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Only 366 Endangered Right Whales Are Alive: New NOAA Report

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Only 366 Endangered Right Whales Are Alive: New NOAA Report
A North Atlantic right whale feeds off the shores of Duxbury Beach, Massachusetts in 2015. David L. Ryan / The Boston Globe via Getty Images

The population of extremely endangered North Atlantic right whales has fallen even further in the last year, the National Oceanic and Atmospheric Administration (NOAA) said Monday.


The agency said that there were only 366 of the whales as of January 2019, down from 412 in January of 2018, The Associated Press reported. But their numbers are likely even lower than that. NOAA Fisheries has documented the deaths or likely fatal injuries of a further 15 whales since, the Conservation Law Foundation (CLF) pointed out.

"These population estimates are devastating," CLF senior attorney Erica Fuller said in response to the news. "The outlook is grim if we do not act today. We know human activities are decimating this population, what will it take for federal fishery managers to finally take action to protect these magnificent animals?"

Atlantic right whales have been protected by the U.S. government since 1972, according to The Associated Press. Their numbers were initially devastated by commercial whaling. Today, the leading causes of death for the whales are being struck by vessels and getting entangled in fishing gear, Boston Globe reporter David Abel wrote on Twitter.

Right whales have also struggled to reproduce in recent years, according to The Associated Press. Thirteen whales were born in the last two years, but two are already thought to have died, Abel reported in The Boston Globe. One was actually found dead, and another was hit by a boat just hours after being born. Another alarming data point from NOAA Fisheries is that there are only 94 breeding females left in the species.

Further, the decline in numbers between 2018 and 2019 is partly because the whales' numbers were overestimated in 2018, NOAA marine mammal take reduction team coordinator Colleen Coogan told The Boston Globe. She said that updated photo identification data suggested there were only 383 whales in 2018, not 412. Coogan noted that the 2019 numbers were preliminary and would be reviewed before a federal assessment of the species due next year.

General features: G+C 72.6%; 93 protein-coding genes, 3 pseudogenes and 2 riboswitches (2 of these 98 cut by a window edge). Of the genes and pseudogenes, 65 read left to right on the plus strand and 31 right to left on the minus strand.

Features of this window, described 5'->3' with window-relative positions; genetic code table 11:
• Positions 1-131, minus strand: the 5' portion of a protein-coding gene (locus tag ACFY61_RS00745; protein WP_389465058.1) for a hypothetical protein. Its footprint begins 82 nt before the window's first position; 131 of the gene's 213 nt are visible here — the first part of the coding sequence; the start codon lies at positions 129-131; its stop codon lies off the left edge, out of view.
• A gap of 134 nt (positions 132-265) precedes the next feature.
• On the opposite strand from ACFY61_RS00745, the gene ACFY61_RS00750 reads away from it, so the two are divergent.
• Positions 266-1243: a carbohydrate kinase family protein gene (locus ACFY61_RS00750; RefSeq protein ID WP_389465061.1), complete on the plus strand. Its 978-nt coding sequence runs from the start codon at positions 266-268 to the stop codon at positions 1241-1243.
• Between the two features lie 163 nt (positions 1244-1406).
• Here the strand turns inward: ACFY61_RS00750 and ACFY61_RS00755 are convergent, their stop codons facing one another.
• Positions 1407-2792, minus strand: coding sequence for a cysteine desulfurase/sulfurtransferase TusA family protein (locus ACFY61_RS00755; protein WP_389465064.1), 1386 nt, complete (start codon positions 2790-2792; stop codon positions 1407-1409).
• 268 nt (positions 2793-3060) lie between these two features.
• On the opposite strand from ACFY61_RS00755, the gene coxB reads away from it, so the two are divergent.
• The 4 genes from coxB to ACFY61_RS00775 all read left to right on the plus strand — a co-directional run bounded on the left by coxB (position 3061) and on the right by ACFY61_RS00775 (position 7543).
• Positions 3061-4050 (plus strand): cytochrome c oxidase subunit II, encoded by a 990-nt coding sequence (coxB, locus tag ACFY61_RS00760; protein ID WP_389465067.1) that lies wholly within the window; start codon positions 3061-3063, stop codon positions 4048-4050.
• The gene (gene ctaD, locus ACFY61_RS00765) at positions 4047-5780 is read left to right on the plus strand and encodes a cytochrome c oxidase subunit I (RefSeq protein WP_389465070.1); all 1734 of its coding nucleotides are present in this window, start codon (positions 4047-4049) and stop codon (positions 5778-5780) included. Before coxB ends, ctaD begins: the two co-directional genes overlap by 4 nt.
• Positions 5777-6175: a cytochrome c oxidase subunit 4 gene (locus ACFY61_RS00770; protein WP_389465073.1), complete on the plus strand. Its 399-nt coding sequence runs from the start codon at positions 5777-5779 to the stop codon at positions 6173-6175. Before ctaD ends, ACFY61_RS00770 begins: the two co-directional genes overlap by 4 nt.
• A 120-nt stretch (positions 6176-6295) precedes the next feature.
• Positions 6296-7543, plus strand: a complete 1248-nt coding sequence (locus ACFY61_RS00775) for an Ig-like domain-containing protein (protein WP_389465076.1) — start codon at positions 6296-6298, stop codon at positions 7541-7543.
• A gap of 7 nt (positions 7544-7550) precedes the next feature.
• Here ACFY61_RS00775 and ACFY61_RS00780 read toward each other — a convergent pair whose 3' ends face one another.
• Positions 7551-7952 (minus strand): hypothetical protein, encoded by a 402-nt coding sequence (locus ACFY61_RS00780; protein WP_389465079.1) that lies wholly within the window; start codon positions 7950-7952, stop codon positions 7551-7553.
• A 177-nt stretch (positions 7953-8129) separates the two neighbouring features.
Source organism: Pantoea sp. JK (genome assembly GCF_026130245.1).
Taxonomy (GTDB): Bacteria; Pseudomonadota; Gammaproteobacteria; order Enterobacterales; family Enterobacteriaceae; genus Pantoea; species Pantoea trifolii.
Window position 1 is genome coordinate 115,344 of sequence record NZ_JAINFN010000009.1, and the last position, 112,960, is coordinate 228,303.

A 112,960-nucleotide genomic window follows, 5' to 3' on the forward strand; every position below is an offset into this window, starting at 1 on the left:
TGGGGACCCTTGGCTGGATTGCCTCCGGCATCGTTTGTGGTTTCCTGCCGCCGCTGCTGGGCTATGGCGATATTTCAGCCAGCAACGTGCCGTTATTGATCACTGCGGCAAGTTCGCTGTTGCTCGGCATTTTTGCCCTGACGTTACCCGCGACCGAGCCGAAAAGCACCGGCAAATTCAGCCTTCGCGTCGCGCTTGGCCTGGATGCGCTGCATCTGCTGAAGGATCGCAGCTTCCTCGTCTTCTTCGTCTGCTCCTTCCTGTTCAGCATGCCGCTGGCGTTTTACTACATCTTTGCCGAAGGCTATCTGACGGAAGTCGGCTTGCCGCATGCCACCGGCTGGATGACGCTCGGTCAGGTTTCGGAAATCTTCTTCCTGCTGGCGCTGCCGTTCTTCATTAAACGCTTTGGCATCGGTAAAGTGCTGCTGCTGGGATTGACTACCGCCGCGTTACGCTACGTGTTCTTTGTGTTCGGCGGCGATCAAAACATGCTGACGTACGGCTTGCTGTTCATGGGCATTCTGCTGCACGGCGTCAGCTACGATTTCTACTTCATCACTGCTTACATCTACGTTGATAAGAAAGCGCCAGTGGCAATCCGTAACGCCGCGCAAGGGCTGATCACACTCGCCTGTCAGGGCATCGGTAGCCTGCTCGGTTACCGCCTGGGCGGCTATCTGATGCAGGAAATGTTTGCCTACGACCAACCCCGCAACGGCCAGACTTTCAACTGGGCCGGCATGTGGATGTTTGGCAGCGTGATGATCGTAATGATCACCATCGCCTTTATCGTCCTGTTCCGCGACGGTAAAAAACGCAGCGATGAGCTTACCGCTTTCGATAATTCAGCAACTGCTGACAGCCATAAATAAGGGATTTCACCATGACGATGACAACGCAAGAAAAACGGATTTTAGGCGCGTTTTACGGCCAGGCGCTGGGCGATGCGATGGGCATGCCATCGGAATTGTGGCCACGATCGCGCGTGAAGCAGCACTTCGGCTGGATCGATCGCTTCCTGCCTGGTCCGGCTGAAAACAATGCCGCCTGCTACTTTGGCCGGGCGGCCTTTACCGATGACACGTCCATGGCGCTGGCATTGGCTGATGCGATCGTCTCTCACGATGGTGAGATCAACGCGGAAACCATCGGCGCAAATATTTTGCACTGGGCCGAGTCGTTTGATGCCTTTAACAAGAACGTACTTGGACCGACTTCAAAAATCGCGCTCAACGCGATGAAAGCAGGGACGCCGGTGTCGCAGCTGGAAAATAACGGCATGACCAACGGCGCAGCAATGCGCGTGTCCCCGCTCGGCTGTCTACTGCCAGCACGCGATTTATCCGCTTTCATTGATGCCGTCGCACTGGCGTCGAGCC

The population of right whales peaked in 2011 at 481. Since then, an average of 24 whales have died every year. But the population can only withstand less than one death a year to avoid extinction.

"Given the low population numbers … it is essential that we work together to protect every North Atlantic right whale in order to avoid extinction for this endangered species," Coogan wrote in an email to members of a federal advisory board organized to find ways to protect the whales from mortality.

CLF, the Center for Biological Diversity, the Humane Society of the United States (HSUS) and other groups sued NOAA Fisheries to better protect right whales from getting entangled in lobster lines in the Gulf of Maine. A judge ruled in their favor, and the agency now has until May 2021 to issue new regulations.

"If we don't act quickly, right whales are headed rapidly toward extinction," HSUS marine issues field director Sharon Young told The Boston Globe. "It is appalling to think this nation would permit the extinction of a whale species in our waters. It's time to stop talking and take action."

The new NOAA figures weren't the only warning sign for North Atlantic right whales to be reported this week. For the first time in four decades, marine scientists with the New England Aquarium did not observe any right whales in the Bay of Fundy this year, the Bangor Daily News reported.

They were able to confirm that citizen scientists took pictures of two whales in or near the bay. However, in past years, as many as 50 to 150 whales would forage in the body of water between Maine, Nova Scotia and New Brunswick. The numbers have been falling since 2010 because of another threat: the climate crisis.

"It's just a reflection of how the ocean is changing with climate change, and their food resource, plankton, they're not blooming at the same time and in the same areas that they used to, so it's a reflection that for them and for our oceans things are changing pretty dramatically," New England Aquarium researcher Amy Knowlton told the Bangor Daily News.


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